5th Annual Chanukah on the Park For Chabad of Forest Hills North

by Michael Perlman

A Forest Hills tradition is going strong! On the first night of Chanukah on December 22, hundreds of locals and visitors, ranging from children to seniors attended “Chanukah on the Park,” a tradition since 2015. In front of Yellowstone Park, attendees embraced the miracle of Chanukah for the kindling of the first Chanukah candle on an 18-foot menorah symbolizing “Chai” (life). The festival has once again proven to be among the largest and most diverse citywide, initiating much light and unity.

The annual event is coordinated by Rabbi Mendy Hecht and Rebbetzin Chaya Hecht of Chabad of Forest Hills North (CFHN). The event began with Adam The Escape Artist’s magic show, a major attraction for the children. DJ Jordan made a comeback with upbeat Jewish music including traditional and modern Chanukah tunes, and attendees danced with dreidel mascots and Chanukah clowns, even forming a conga line. A variety of 500 donuts included chocolate, vanilla, custard, and traditional jelly donuts, which symbolized the tradition of fried foods in light of the miracle of the burning oil lamps in Jerusalem’s Holy Temple. Chanukah menorahs and illuminated dreidel rings were distributed.

When the highly anticipated FDNY Tower Ladder 135 fire truck made its arrival, Rabbi Mendy Hecht was elevated on a cherry picker. With the lighting of the first candle, it symbolizes “the power of one.” Rabbi Hecht asked what the menorah and one light teaches. “The candle and the flame teach us about love and holiness when the shamash candle touches another wick. It becomes a shining light. One light can light an infinite number of other flames and not lose anything. This is how it is with love, since we can give and not run out of love. When we help someone and do a mitzvah, we are lighting another one’s soul and flame.”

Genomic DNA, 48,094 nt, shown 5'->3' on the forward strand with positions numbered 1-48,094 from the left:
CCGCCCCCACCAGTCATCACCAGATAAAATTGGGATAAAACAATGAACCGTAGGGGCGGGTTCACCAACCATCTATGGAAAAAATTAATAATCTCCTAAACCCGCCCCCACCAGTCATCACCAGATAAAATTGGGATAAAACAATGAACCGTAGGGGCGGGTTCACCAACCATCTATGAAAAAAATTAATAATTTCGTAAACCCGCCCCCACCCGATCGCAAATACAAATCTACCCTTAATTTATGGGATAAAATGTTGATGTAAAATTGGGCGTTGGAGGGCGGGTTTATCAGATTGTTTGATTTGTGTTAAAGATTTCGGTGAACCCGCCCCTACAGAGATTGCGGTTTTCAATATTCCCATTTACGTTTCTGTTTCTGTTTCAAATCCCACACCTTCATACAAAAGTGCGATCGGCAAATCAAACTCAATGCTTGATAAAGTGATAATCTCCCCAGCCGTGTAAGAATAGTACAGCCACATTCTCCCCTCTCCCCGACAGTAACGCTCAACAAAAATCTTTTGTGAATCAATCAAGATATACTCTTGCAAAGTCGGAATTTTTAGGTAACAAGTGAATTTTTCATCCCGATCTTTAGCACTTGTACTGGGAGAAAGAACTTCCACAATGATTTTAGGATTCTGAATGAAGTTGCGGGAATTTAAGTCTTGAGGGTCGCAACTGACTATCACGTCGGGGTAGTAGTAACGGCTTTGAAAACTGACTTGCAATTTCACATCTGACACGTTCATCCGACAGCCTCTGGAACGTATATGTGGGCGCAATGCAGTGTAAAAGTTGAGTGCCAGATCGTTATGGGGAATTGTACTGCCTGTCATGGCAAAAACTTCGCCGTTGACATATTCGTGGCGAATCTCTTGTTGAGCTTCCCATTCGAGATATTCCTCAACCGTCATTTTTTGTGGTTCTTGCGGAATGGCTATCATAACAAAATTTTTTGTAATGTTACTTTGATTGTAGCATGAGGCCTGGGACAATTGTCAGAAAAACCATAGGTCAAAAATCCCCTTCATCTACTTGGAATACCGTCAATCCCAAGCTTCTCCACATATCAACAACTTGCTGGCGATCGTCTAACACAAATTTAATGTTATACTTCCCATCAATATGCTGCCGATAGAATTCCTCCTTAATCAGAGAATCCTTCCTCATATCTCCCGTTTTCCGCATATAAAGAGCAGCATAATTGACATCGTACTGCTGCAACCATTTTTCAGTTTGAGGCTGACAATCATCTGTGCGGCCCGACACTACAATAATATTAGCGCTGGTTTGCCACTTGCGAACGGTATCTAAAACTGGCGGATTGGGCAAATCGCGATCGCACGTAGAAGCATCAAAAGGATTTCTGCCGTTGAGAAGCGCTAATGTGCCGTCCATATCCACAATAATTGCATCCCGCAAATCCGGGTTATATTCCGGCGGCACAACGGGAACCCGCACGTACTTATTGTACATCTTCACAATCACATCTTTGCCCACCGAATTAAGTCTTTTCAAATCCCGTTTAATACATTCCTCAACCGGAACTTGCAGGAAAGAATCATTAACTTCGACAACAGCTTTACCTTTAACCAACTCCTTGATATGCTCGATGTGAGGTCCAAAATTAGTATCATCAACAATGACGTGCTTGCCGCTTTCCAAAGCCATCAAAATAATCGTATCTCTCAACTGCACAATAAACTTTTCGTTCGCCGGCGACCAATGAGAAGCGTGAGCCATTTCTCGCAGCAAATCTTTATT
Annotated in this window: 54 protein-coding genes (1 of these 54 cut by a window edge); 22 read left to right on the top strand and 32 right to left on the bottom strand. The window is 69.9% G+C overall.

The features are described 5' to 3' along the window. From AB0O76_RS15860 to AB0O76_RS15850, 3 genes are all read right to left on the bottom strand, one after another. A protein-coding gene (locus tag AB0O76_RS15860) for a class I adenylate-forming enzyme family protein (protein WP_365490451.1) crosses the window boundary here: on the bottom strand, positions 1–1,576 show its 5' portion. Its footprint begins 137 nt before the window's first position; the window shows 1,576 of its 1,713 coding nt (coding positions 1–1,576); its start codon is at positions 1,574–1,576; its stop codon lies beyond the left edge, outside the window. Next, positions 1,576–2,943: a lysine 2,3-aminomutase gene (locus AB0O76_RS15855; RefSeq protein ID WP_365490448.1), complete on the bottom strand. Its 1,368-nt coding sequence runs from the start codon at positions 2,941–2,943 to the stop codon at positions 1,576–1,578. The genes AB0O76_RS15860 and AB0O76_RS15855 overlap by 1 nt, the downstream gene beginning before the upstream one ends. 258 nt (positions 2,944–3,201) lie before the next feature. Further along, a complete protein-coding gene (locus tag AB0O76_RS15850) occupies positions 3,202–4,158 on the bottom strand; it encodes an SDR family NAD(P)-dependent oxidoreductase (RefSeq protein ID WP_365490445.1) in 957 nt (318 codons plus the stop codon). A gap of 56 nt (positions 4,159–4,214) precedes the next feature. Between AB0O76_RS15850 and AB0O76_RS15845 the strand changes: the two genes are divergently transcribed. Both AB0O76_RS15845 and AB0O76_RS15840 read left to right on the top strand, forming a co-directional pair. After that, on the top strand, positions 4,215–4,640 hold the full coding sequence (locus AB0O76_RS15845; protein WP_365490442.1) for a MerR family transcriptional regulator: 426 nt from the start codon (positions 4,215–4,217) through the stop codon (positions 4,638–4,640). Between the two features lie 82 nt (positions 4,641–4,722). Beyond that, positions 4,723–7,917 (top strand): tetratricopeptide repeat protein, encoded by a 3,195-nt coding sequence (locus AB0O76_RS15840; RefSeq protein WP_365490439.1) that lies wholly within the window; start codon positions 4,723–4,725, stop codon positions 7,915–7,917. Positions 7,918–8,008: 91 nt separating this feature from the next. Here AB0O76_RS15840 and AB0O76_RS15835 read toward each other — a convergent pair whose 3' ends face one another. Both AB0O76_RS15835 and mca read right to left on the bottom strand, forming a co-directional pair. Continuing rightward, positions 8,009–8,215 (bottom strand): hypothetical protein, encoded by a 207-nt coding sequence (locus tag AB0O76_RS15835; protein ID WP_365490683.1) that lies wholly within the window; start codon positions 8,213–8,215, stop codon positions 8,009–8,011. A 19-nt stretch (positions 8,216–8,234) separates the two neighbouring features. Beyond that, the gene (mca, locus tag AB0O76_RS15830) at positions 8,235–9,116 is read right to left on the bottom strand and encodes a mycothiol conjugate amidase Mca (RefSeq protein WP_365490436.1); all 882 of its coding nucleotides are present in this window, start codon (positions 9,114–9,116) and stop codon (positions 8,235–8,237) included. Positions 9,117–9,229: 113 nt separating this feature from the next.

Chanukah is a time to view one another as flames rather than wicks. “Wicks come in different shapes, colors, and sizes, but the flame is important as bright, warm, and always shining.” Rabbi Hecht advised everyone to look at the person to their right and left. “We are all flames and united, so light your friend’s flame now. Wish them a happy Chanukah and a year of happiness and health.”

He advised everyone to be mindful at all times, especially in the context of anti-Semitic attacks including a most recent in Jersey City. He said, “We are each a candle, a flame, and all it takes is one bright light to make a dark room shine, and one bright light for a good deed, an act of love, a kind word, a helping hand, a smile, and hug. See the flame and light in each person. Let’s all be one bright light and flood the world with light.”

Rabbi Hecht and the crowd sang the high-spirited blessings in collaboration with Chabad member Philippe Heilberg, who also co-sponsored the event with Friends of Chabad of FHN. After the menorah’s bulbs were replaced with canisters with oil and wicks, the menorah was kindled with a torch, beginning with the “Shamash,” the central candle used to light the other candles. When the cherry picker reached an over 30-foot elevation, a countdown led to Rabbi Hecht’s “Grand Chanukah Gelt (chocolate coin) Drop” in the thousands, and also making landfall was the new addition of miniature orange parachutes filled with dreidels. Another addition was a screen which showed the crowd live, besides a video segment of Chanukah lights.